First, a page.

Don’t expect a clear and well-defined vision overnight—envisioning your life and determining the course you will follow requires time, and reflection. You need to cultivate vision and perspective, and you also need to apply logic and planning for the practical application of your vision. Your best vision blossoms from your dreams, hopes, and aspirations. It will resonate with your values and ideals, and will generate energy and enthusiasm to help strengthen your commitment to explore the possibilities of your life.

    What Do You Want?

    The question sounds deceptively simple, but it’s often the most difficult to answer. Allowing yourself to explore your deepest desires can be very frightening. You may also not think you have the time to consider something as fanciful as what you want out of life, but it’s important to remind yourself that a life of fulfillment does not usually happen by chance, but by design.

    It’s helpful to ask some thought-provoking questions to help you discover the possibilities of what you want out of life. Consider every aspect of your life, personal and professional, tangible and intangible. Contemplate all the important areas, family and friends, career and success, health and quality of life, spiritual connection and personal growth, and don’t forget about fun and enjoyment.

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    Some tips to guide you:

    • Remember to ask why you want certain things
    • Think about what you want, not on what you don’t want.
    • Give yourself permission to dream.
    • Be creative. Consider ideas that you never thought possible.
    • Focus on your wishes, not what others expect of you.

    Some questions to start your exploration:

    • What really matters to you in life? Not what should matter, what does matter.
    • What would you like to have more of in your life?
    • Set aside money for a moment; what do you want in your career?
    • What are your secret passions and dreams?
    • What would bring more joy and happiness into your life?
    • What do you want your relationships to be like?
    • What qualities would you like to develop?
    • What are your values? What issues do you care about?
    • What are your talents? What’s special about you?
    • What would you most like to accomplish?
    • What would legacy would you like to leave behind?

    It may be helpful to write your thoughts down in a journal or creative vision board if you’re the creative type. Add your own questions, and ask others what they want out of life. Relax and make this exercise fun. You may want to set your answers aside for a while and come back to them later to see if any have changed or if you have anything to add.

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    What Would Your Best Life Look Like?

    Describe your ideal life in detail. Allow yourself to dream and imagine, and create a vivid picture. If you can’t visualize a picture, focus on how your best life would feel. If you find it difficult to envision your life 20 or 30 years from now, start with five years—even a few years into the future will give you a place to start. What you see may surprise you. Set aside preconceived notions. This is your chance to dream and fantasize.

    A few prompts to get you started:

    • What will you have accomplished already?
    • How will you feel about yourself?
    • What kind of people are in your life? How do you feel about them?
    • What does your ideal day look like?
    • Where are you? Where do you live? Think specifics, what city, state, or country, type of community, house or an apartment, style and atmosphere.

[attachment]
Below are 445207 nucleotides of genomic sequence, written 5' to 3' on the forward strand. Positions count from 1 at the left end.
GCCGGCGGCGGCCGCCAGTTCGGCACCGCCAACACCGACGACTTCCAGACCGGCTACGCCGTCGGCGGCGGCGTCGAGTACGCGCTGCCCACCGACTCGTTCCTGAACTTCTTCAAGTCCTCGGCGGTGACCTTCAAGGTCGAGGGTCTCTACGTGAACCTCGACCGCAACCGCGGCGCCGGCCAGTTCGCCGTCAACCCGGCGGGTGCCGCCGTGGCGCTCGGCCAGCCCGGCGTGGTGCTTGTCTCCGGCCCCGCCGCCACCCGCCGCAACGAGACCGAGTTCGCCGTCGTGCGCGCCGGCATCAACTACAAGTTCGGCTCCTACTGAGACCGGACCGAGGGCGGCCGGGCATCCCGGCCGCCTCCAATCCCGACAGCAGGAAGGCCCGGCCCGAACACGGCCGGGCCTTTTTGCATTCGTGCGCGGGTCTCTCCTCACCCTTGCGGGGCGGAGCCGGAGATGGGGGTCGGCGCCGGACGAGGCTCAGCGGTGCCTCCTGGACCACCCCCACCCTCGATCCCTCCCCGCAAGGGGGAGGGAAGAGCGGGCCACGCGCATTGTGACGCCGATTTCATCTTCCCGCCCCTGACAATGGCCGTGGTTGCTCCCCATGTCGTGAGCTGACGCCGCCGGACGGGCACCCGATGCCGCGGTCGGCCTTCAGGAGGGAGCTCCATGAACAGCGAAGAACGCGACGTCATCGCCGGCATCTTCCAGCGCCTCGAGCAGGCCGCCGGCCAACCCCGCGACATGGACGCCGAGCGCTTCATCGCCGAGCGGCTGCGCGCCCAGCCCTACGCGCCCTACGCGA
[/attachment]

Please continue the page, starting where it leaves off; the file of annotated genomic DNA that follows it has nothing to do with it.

• What would you be doing?
    • Are you with another person, a group of people, or are you by yourself?
    • How are you dressed?
    • What’s your state of mind? Happy or sad? Contented or frustrated?
    • What does your physical body look like? How do you feel about that?
    • Does your best life make you smile and make your heart sing? If it doesn’t, dig deeper, dream bigger.

    It’s important to focus on the result, or at least a way-point in your life. Don’t think about the process for getting there yet—that’s the next stepGive yourself permission to revisit this vision every day, even if only for a few minutes. Keep your vision alive and in the front of your mind.

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    Plan Backwards

    It may sound counter-intuitive to plan backwards rather than forwards, but when you’re planning your life from the end result, it’s often more useful to consider the last step and work your way back to the first. This is actually a valuable and practical strategy for making your vision a reality.

    • What’s the last thing that would’ve had to happen to achieve your best life?
    • What’s the most important choice you would’ve had to make?
    • What would you have needed to learn along the way?
    • What important actions would you have had to take?
    • What beliefs would you have needed to change?
    • What habits or behaviors would you have had to cultivate?
    • What type of support would you have had to enlist?
    • How long will it have taken you to realize your best life?
    • What steps or milestones would you have needed to reach along the way?

    Now it’s time to think about your first step, and the next step after that. Ponder the gap between where you are now and where you want to be in the future. It may seem impossible, but it’s quite achievable if you take it step-by-step.

    It’s important to revisit this vision from time to time. Don’t be surprised if your answers to the questions, your technicolor vision, and the resulting plans change. That can actually be a very good thing; as you change in unforeseeable ways, the best life you envision will change as well. For now, it’s important to use the process, create your vision, and take the first step towards making that vision a reality.

    Featured photo credit: Matt Noble via unsplash.com